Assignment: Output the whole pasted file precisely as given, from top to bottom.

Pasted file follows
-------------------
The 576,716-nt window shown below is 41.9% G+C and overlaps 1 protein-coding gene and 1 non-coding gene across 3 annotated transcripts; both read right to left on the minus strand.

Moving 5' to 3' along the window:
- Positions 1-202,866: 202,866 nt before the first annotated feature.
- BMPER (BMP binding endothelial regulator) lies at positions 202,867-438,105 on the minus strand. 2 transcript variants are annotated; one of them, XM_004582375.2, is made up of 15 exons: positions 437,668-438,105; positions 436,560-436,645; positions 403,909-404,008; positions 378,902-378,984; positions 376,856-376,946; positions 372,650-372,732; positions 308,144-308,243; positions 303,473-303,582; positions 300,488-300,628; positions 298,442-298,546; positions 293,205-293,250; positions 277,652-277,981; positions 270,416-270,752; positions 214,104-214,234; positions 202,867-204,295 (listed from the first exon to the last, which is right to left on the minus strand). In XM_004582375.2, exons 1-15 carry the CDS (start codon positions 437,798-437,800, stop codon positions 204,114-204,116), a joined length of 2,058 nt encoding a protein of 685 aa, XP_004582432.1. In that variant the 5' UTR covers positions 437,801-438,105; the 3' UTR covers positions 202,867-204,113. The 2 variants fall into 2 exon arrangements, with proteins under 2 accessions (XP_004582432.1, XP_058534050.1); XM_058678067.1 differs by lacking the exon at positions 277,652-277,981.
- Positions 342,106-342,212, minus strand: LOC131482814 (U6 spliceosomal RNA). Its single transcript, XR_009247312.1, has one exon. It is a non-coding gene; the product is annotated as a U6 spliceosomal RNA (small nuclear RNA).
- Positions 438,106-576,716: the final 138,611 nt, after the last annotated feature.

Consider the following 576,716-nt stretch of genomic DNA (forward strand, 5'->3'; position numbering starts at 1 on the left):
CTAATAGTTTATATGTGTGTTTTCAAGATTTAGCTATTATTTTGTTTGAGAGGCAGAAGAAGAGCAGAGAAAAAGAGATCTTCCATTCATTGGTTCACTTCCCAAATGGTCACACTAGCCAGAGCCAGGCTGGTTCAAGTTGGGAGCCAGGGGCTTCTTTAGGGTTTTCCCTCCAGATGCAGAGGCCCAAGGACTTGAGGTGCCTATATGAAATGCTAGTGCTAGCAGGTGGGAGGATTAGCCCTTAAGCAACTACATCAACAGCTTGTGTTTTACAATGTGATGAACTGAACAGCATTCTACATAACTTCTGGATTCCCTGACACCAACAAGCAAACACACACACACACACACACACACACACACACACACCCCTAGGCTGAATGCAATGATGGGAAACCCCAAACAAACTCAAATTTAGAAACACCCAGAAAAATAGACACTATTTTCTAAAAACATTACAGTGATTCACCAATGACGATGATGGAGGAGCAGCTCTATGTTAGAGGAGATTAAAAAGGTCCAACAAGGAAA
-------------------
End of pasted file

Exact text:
The 576,716-nt window shown below is 41.9% G+C and overlaps 1 protein-coding gene and 1 non-coding gene across 3 annotated transcripts; both read right to left on the minus strand.

Moving 5' to 3' along the window:
- Positions 1-202,866: 202,866 nt before the first annotated feature.
- BMPER (BMP binding endothelial regulator) lies at positions 202,867-438,105 on the minus strand. 2 transcript variants are annotated; one of them, XM_004582375.2, is made up of 15 exons: positions 437,668-438,105; positions 436,560-436,645; positions 403,909-404,008; positions 378,902-378,984; positions 376,856-376,946; positions 372,650-372,732; positions 308,144-308,243; positions 303,473-303,582; positions 300,488-300,628; positions 298,442-298,546; positions 293,205-293,250; positions 277,652-277,981; positions 270,416-270,752; positions 214,104-214,234; positions 202,867-204,295 (listed from the first exon to the last, which is right to left on the minus strand). In XM_004582375.2, exons 1-15 carry the CDS (start codon positions 437,798-437,800, stop codon positions 204,114-204,116), a joined length of 2,058 nt encoding a protein of 685 aa, XP_004582432.1. In that variant the 5' UTR covers positions 437,801-438,105; the 3' UTR covers positions 202,867-204,113. The 2 variants fall into 2 exon arrangements, with proteins under 2 accessions (XP_004582432.1, XP_058534050.1); XM_058678067.1 differs by lacking the exon at positions 277,652-277,981.
- Positions 342,106-342,212, minus strand: LOC131482814 (U6 spliceosomal RNA). Its single transcript, XR_009247312.1, has one exon. It is a non-coding gene; the product is annotated as a U6 spliceosomal RNA (small nuclear RNA).
- Positions 438,106-576,716: the final 138,611 nt, after the last annotated feature.

Consider the following 576,716-nt stretch of genomic DNA (forward strand, 5'->3'; position numbering starts at 1 on the left):
CTAATAGTTTATATGTGTGTTTTCAAGATTTAGCTATTATTTTGTTTGAGAGGCAGAAGAAGAGCAGAGAAAAAGAGATCTTCCATTCATTGGTTCACTTCCCAAATGGTCACACTAGCCAGAGCCAGGCTGGTTCAAGTTGGGAGCCAGGGGCTTCTTTAGGGTTTTCCCTCCAGATGCAGAGGCCCAAGGACTTGAGGTGCCTATATGAAATGCTAGTGCTAGCAGGTGGGAGGATTAGCCCTTAAGCAACTACATCAACAGCTTGTGTTTTACAATGTGATGAACTGAACAGCATTCTACATAACTTCTGGATTCCCTGACACCAACAAGCAAACACACACACACACACACACACACACACACACACACCCCTAGGCTGAATGCAATGATGGGAAACCCCAAACAAACTCAAATTTAGAAACACCCAGAAAAATAGACACTATTTTCTAAAAACATTACAGTGATTCACCAATGACGATGATGGAGGAGCAGCTCTATGTTAGAGGAGATTAAAAAGGTCCAACAAGGAAA